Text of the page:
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The conundrum of how to prove you hold a nonreligious worldview

The conundrum of how to prove you hold a nonreligious worldview

When a Pakistani humanist, Hamza bin Walayat, was denied asylum in Britain in mid January after failing to identify Plato and Aristotle as humanist philosophers, it drew international attention.

The Home Office’s understanding of what it means to be a humanist and of humanism’s history is deeply flawed, and the potential consequences are very serious. Walayat’s application for asylum referred to death threats from members of his family for rejecting Islam, and fear for his life in Pakistan, which has strict blasphemy laws.

But it is also just the latest indication that illiteracy about what it means to be nonreligious is widespread – even in relatively nonreligious societies such as the UK.

At the last count in 2008, 37% of Britons said they had atheist outlooks of some kind – some 25m people, and likely to grow. Around the world the numbers of atheists rival adherents of major “world religions”.

Alongside concerns about a lack of religious literacy in the UK, understanding of the philosophies and values of people who say they have no religion is also very limited – and receives much less attention.

The state plays an important role in this. One issue is that public bodies are struggling to understand how nonreligious people come to their views about the nature of existence and the meaning of life without the help of institutions such churches.

Such nonreligious and secular worldviews come in many forms. There are different kinds of humanism, different kinds of materialism, different kinds of agnosticism. Most nonreligious worldviews are atheistic, but some are not. They are found all around the world, and take different forms in different contexts: atheism in Japan isn’t the same thing as atheism in Denmark, for example. But one thing that nonreligious worldviews have in common is that they are rarely institutionalised.

Yes, nonreligious worldviews are anchored in and shared through common cultures. Nonreligious people do not, for example, want for poems or songs to use in registry office wedding ceremonies or humanist funerals. Existential ideas – about what it means to be alive, and what makes life worth living – run through this material. These choices might feel very personal, but there are common themes that communicate and establish different nonreligious norms and values.

But shared themes are not the same as shared texts. In its questions about Plato and Aristotle, the Home Office tried to identify a body of writing that those sharing a humanist worldview might turn to – something similar to religious scripture. For humanism, as for other nonreligious worldviews, this simply doesn’t exist.

Think outside the institution

This isn’t necessarily a problem for nonreligious people themselves, but it’s a problem for public bodies, used to identifying worldviews through official institutions such as the Church of England and its representatives. Across public life – media, religious education, parliamentary committees or community forums – the strategy for including nonreligious perspectives has simply been to extend the old model to include humanist organisations. This is important to do, but it is not enough.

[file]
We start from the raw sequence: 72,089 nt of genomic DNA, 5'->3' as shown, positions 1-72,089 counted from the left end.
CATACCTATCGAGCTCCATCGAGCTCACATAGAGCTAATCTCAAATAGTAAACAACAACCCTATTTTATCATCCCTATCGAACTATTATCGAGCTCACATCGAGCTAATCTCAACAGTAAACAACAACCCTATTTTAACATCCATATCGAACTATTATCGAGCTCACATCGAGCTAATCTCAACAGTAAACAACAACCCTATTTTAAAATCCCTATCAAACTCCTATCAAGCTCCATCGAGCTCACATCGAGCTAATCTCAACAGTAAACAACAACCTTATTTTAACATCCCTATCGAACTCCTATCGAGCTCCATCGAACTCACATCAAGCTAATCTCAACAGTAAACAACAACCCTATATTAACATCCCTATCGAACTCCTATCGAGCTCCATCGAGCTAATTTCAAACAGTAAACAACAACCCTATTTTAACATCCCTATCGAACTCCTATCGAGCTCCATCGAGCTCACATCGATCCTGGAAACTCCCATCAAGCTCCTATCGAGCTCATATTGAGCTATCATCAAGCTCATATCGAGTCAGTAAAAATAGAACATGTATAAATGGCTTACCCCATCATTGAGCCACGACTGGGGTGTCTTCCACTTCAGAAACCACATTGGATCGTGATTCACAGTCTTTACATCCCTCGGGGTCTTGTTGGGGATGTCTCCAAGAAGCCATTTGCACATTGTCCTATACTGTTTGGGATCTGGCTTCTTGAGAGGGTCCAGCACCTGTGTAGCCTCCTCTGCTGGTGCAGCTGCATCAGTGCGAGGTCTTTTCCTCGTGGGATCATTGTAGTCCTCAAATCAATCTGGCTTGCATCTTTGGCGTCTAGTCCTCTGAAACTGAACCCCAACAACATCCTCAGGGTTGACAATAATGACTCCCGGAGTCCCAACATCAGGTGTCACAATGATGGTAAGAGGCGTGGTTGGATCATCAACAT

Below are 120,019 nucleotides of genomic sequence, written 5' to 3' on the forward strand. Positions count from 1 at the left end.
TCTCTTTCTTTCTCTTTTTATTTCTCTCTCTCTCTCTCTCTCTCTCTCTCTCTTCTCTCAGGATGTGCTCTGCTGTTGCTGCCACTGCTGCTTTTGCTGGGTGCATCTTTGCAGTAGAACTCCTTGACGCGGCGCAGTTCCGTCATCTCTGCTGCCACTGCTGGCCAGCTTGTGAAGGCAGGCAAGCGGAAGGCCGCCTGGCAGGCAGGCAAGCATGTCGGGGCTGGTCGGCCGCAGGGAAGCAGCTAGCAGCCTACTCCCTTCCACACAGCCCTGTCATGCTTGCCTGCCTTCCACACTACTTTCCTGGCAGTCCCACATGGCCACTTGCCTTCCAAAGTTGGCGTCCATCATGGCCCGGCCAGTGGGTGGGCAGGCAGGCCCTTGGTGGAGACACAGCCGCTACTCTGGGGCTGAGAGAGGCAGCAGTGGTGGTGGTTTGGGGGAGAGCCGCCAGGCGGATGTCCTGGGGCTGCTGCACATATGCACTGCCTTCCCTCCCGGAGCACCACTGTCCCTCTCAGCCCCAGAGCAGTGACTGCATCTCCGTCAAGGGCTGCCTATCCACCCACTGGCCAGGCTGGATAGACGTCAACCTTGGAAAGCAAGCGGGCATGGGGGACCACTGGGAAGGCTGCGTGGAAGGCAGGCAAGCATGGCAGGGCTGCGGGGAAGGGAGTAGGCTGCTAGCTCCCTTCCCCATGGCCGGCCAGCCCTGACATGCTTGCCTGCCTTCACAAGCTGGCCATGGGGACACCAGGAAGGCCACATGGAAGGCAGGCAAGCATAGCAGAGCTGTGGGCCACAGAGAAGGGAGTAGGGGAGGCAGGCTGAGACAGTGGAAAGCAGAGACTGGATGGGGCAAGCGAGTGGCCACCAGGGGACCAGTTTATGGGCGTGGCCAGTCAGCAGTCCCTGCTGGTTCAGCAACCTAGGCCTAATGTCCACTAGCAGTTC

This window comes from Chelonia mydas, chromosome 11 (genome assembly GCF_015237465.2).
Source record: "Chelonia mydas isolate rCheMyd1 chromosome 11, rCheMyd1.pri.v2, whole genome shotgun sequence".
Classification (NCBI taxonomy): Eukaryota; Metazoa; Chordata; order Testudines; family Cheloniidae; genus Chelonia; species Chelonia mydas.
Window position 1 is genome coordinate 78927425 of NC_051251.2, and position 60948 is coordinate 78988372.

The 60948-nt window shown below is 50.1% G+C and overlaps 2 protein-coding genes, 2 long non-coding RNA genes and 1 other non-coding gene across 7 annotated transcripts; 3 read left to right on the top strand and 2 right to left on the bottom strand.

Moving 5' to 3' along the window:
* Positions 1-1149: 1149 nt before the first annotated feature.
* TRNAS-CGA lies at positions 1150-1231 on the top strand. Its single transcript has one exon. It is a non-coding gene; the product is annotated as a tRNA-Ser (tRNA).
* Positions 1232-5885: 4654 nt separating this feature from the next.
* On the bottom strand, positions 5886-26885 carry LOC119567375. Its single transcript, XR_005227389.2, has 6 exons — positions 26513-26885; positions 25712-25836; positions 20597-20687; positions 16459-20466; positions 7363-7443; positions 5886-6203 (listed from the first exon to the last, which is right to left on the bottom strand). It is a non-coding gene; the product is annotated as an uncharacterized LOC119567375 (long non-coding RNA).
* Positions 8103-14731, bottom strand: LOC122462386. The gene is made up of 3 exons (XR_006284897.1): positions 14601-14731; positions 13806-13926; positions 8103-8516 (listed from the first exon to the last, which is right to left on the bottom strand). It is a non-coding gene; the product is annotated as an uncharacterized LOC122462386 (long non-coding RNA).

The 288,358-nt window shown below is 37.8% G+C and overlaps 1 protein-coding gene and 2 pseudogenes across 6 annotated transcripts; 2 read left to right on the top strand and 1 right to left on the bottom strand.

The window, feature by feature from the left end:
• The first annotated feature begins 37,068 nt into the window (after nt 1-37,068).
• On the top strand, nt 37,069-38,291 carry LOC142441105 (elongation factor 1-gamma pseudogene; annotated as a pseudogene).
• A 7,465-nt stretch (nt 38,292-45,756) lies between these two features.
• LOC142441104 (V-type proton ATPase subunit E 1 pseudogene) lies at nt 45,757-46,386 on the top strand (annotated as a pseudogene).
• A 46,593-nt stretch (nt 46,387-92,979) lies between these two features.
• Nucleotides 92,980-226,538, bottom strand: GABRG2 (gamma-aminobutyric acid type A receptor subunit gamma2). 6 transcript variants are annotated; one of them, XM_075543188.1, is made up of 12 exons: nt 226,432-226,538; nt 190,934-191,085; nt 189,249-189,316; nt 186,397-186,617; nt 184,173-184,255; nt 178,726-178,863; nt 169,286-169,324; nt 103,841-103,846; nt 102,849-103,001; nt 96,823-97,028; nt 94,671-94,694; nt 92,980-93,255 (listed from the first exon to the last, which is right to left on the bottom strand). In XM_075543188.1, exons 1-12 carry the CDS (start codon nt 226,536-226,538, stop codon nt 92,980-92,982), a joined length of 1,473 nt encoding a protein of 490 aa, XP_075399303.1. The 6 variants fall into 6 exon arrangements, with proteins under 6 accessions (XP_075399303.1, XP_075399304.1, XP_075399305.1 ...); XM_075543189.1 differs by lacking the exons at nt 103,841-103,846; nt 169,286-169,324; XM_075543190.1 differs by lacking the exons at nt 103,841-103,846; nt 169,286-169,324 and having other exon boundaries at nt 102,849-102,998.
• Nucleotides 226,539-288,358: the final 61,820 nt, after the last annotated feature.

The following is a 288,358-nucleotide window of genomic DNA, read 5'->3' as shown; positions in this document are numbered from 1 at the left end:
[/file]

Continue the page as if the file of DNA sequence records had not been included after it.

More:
Religious people now increasingly explore and practice their beliefs outside formal institutions. This means that knowledge of religious texts or congregational participation is becoming almost as absurd an indicator of religious commitments as knowledge of Greek philosophy is of nonreligious ones.

The good news is that the will to engage with nonreligious outlooks is there – what is lacking is the way. It was good to see the BBC, for example, including nonreligious worldviews in a recent review of its coverage of religion, but the review did not include any ideas of what this might look like in practice.

Other worldviews are available. from

Understanding other worldviews

At the moment, the diversity of nonreligious worldviews is simply unrepresented in most public institutions. A major change is needed, but public bodies have their work cut out in bringing it about. Nonreligious worldviews are slippery fish – and nonreligious people often struggle as much as anyone else to put them into words.

It is only quite recently that researchers have worked to understand nonreligious perspectives in detail. New research – including my own work with the international Understanding Unbelief programme – is addressing this. For example, people tend to think about atheism in quite simple terms but our research is showing that it can take several very different forms. It’s also helping us develop terms to understand and talk about non-traditional belief systems that are difficult to describe as religions.

In the UK, nonreligious people often hold elite positions, but this doesn’t mean that they are properly represented or protected in public life, nor that they are free from discrimination and persecution – either at home or abroad. For all these reasons, our historically superficial understanding of atheism and other nonreligious worldviews demands an overhaul.